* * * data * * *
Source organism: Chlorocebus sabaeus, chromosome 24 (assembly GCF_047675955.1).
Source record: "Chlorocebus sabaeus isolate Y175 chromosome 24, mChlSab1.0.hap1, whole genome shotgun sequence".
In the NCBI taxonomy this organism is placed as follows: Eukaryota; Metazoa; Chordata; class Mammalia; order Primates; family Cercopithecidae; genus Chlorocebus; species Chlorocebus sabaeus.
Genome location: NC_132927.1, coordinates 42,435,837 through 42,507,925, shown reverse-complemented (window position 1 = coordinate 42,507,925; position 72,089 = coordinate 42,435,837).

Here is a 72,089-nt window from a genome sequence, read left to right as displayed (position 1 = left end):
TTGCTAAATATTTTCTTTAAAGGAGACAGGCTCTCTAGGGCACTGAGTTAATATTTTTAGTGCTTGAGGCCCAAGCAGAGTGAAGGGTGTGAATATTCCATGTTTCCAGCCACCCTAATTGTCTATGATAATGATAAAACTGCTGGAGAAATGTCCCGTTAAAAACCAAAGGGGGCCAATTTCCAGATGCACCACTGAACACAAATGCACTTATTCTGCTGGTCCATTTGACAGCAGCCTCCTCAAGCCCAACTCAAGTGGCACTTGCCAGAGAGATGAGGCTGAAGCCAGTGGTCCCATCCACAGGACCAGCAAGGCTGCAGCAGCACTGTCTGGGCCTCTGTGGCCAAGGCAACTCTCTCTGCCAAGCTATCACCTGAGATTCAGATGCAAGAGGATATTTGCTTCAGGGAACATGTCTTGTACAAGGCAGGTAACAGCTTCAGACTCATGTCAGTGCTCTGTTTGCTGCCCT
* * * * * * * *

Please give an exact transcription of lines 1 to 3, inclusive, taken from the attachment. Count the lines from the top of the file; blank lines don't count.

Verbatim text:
Source organism: Chlorocebus sabaeus, chromosome 24 (assembly GCF_047675955.1).
Source record: "Chlorocebus sabaeus isolate Y175 chromosome 24, mChlSab1.0.hap1, whole genome shotgun sequence".
In the NCBI taxonomy this organism is placed as follows: Eukaryota; Metazoa; Chordata; class Mammalia; order Primates; family Cercopithecidae; genus Chlorocebus; species Chlorocebus sabaeus.